The Shocking Amount Of Sugar In A McFlurry

It cannot be overlooked that we live in a world seemingly filled with the most evil of villains. Forget the likes of the Joker or Lord Voldemort, sinister bad guys are claimed to be lurking around every corner, in every crevice, and in every indulgent sweet treat.

To ensure that healthy eating practices are understood and followed by everyone, health experts recommend many controls on the foods we eat. The FDA imposes a sodium restriction of no more than 2,300 micrograms a day, while Eat Right advises maximum daily calories should not exceed 3,200 for men and 2,200 for women.

One of the greatest baddies of them all is perceived to be sugar, which the CDC notes can lead to obesity, diabetes, and heart disease if consumption is too high. It therefore suggests helping to stay in good health by limiting the amount of sugary snacks eaten, of which ice cream is a great offender. So, how does McDonald's (as one of the world's largest restaurant chains) handle the sugar content in its McFlurries?

McDonald's loads McFlurries up with oodles of added sugar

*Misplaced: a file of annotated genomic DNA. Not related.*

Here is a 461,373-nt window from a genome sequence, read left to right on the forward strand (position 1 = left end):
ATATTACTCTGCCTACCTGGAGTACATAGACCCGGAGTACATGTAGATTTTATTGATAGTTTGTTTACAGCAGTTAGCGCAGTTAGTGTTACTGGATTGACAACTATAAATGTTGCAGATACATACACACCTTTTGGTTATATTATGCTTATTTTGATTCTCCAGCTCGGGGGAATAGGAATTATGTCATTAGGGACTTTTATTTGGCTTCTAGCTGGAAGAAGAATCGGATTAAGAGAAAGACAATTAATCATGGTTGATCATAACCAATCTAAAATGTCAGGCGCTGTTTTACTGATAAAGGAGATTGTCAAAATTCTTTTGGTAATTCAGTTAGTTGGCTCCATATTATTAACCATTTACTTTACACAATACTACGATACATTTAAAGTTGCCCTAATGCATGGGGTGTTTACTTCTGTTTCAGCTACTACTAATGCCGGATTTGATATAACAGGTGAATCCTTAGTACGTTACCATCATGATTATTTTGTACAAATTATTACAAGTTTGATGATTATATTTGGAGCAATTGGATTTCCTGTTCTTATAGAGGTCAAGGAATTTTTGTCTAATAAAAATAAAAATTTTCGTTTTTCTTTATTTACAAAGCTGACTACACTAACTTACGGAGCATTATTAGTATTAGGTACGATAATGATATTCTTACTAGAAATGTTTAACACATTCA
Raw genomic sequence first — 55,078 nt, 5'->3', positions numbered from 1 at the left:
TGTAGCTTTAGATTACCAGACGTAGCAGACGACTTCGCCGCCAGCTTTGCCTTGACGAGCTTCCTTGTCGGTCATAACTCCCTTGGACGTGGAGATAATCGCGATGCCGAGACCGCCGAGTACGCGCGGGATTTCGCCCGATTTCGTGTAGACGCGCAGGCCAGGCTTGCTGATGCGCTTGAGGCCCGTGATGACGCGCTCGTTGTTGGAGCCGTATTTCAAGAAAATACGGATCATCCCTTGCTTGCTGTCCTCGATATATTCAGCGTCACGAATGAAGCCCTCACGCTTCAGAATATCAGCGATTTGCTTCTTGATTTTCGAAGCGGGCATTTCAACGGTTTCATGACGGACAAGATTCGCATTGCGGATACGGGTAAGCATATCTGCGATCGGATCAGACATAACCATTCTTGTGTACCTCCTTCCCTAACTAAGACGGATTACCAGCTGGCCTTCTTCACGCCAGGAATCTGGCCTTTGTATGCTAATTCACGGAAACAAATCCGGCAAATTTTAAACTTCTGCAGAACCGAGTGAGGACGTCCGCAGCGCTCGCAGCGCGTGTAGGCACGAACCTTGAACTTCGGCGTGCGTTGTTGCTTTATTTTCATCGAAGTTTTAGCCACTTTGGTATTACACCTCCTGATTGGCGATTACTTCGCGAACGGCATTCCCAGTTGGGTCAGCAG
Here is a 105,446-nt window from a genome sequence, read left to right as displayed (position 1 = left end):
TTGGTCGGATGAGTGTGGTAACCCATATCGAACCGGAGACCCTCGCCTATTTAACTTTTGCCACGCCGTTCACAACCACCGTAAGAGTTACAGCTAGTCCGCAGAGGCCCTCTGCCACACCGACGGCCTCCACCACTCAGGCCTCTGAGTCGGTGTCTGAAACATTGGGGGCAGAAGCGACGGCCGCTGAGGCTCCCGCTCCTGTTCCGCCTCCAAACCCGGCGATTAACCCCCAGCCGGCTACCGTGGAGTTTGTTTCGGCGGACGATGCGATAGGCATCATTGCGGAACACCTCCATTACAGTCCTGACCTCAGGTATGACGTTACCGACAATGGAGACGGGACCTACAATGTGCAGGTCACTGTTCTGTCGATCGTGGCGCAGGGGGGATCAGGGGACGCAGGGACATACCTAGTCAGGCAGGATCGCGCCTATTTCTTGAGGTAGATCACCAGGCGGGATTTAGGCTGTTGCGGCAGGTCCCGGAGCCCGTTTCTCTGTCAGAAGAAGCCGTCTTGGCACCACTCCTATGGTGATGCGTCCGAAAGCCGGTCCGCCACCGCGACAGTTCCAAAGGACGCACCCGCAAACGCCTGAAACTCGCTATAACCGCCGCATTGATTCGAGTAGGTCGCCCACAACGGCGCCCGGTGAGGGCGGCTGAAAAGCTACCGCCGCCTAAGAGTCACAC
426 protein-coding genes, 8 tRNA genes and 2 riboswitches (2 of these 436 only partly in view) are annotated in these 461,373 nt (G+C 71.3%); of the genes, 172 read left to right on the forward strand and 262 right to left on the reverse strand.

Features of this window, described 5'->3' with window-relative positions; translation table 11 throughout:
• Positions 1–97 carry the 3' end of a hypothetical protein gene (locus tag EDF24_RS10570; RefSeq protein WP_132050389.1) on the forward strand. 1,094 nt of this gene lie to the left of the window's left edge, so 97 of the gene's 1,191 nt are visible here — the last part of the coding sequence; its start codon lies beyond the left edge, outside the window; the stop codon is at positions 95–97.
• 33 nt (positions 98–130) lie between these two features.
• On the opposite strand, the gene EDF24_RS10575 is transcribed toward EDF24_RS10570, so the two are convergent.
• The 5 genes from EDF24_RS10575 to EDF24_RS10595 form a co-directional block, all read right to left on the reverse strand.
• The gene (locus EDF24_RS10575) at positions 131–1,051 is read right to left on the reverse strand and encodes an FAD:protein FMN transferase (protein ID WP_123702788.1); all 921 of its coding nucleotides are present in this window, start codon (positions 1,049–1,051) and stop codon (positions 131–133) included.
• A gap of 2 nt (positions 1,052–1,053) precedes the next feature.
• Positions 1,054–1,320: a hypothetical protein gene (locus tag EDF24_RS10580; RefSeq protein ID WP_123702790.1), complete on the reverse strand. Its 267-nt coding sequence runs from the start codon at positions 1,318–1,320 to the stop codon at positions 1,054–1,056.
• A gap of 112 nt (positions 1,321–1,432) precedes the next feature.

Despite the risks sugar presents, McDonald's McFlurry ice creams are packed with the stuff. According to the McDonald's website, the regular size of the Oreo McFlurry contains 60 grams of sugar. The smaller Snack Size offering fairs slightly better, featuring 40 grams.

The story is a similar one for McDonald's other McFlurry option (which throws M&M's candies into the mix to create a sparkly ice cream surely inspired by the majesty of rainbows). The regular portion of the M&M's McFlurry is noticeably nutritionally worse than its Oreo alternative, as it is filled with 83 grams of sugar (via McDonald's website). Its baby Snack Size version is reported to have 55 grams.

Considering that the American Heart Association advises that daily sugar intake should not exceed 36 grams for men and 25 grams for women, McDonald's McFlurries do not shape up well. If you're really keen to destroy the scourge of added sugar, BBC Food recommends training your brain to enjoy healthier snacks, such as seeds and nuts. That's got to be the toughest workout imaginable.